When it comes to shopping, Canadians will be able to lord it over their U.S. neighbours in 2008. The loonie, which in September hit par with the U.S. greenback for the first time in three decades, has given Canadians a sense of retail superiority. Consumer confidence and buying power are both expected to remain far stronger in Canada than in the U.S., where a slowing economy in 2008 may slip into a recession. What’s more, as more of us head across the border to flaunt our above-par loonies, we’ll in the process take advantage of price reductions meant to attract the downtrodden American consumer. Says the Conference Board of Canada in a recent report: “Canadians are finding themselves flush with cash and eager to spend.”
Though retail spending in Canada in 2008 will likely be a lot healthier than in the United States, “it’s not as if it’s going to be a barn-burner of a year,” says Ed Strapagiel, executive vice-president at Toronto-based Kubas Consultants. After three years of annual retail sales growth in the 6% range (the figure for 2007 will likely end up about 5.5%, compared with 6.2% in 2006), Strapagiel is expecting overall sales to grow to $432.8 billion in 2008 — an increase of 4.9% over the $412.8 billion he expects for 2007. That is still healthy growth, he says; in the United States, sales are expected to grow by only 3.4% in 2007 and 3.9% in 2008.
Strapagiel points out that a lot depends on how the U.S. economy actually performs. Canadian economists are already adjusting growth forecasts for 2008, in part because of the expectation of slower growth in the States. The Conference Board also predicts Canadian consumer spending will decelerate in 2008. It says real growth in consumer expenditures (taking inflation into account) will come in at 3.2% after growing by 3.9% in 2007, and slow down further in 2009, to 3.1%.
On the other hand, Strapagiel says, low unemployment rates for most of the country, and especially in Western Canada, mean most Canadians are in an upbeat mood and will take that feeling with them to the malls. As it has over the past few years, Alberta will still lead retail sales growth, at 9.2% — about double the national average, says Strapagiel. What’s interesting, though, is that other parts of the country will also see strong growth: Saskatchewan (8.8%); Manitoba (6.3%); Newfoundland and Labrador (8.1%), the territories (9%) and Prince Edward Island (6.9%). The main laggards are expected to be Ontario (3.2%) and Quebec (3.3%), hurt by downturns in manufacturing and forestry. These two provinces comprise more than half the retail sales in Canada.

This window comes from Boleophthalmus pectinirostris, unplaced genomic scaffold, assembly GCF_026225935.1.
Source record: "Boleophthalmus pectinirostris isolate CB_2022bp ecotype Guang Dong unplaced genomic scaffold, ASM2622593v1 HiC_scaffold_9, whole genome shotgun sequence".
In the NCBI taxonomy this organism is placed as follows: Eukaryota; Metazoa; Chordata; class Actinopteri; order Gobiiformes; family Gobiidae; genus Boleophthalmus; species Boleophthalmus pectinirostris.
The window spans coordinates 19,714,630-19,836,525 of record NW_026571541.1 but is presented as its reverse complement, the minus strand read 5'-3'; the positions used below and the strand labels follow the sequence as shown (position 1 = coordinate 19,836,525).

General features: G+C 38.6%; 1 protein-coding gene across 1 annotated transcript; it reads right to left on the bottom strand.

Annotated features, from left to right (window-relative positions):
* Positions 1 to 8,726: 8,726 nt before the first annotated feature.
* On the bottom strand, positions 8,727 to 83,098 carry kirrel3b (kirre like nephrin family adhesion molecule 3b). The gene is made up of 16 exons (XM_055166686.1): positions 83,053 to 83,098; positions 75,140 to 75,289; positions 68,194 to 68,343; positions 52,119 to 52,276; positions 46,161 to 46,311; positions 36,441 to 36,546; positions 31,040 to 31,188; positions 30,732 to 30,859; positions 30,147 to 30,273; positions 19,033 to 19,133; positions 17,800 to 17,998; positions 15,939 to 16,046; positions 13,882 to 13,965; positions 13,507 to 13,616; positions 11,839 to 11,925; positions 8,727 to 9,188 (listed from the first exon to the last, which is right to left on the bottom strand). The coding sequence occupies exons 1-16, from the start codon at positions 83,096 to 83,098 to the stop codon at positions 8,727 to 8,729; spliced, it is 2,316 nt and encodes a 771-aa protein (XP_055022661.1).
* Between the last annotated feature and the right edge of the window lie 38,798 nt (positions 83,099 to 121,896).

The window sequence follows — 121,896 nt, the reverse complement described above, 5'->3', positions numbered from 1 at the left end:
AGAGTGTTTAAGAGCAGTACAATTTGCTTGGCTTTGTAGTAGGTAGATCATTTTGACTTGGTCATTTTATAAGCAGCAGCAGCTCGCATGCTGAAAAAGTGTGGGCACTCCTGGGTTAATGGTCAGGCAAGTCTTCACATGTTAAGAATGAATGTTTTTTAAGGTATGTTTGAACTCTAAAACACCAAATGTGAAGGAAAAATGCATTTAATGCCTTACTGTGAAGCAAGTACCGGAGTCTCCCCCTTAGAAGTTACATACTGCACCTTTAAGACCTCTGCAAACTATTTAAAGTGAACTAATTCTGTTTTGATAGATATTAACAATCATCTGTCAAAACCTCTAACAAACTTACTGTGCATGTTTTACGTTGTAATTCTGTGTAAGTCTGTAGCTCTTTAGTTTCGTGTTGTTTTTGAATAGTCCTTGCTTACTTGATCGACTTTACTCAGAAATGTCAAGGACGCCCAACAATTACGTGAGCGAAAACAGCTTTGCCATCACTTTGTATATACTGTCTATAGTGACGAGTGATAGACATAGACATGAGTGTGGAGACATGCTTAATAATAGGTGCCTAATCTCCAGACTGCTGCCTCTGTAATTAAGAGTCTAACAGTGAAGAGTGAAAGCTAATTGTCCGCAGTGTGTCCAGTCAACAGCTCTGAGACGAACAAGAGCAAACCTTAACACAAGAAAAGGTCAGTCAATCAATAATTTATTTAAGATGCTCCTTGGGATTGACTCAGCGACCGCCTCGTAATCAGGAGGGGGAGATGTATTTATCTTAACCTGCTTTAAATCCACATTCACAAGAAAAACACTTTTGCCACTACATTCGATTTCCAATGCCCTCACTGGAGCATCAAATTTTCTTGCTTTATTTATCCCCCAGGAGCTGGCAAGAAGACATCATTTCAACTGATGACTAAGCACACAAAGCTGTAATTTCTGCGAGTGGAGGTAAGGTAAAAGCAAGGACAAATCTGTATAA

The one uncertainty is how much of an impact the cross-border shopping phenomenon will have on sales in Canada. “It’s the unknown Factor X,” says Peter Woolford, vice-president of policy development and research for the Retail Council of Canada. Strapagiel says that it is probably still “more noise than substance,” though that’s not to say it won’t have some impact. Indeed, the threat of cross-border shopping has forced many Canadian retailers to lower prices. That could have a huge effect on margins, unless retailers can extract concessions from manufacturers and distributors to pass down the savings that will come from the stronger Canadian dollar.
But Woolford says retailers will have to work hard to meet Canadians’ growing expectation that they will pay lower prices. “Canadians are smart shoppers, and they will keep the pressure up,” he says. Long lineups to cross the border suggest that Canadians are quite prepared to go to extraordinary lengths for what they consider to be good deals. “That staring contest between the retailer and the consumer always exists,” says Woolford, “and it’s the consumer who in the end always wins.”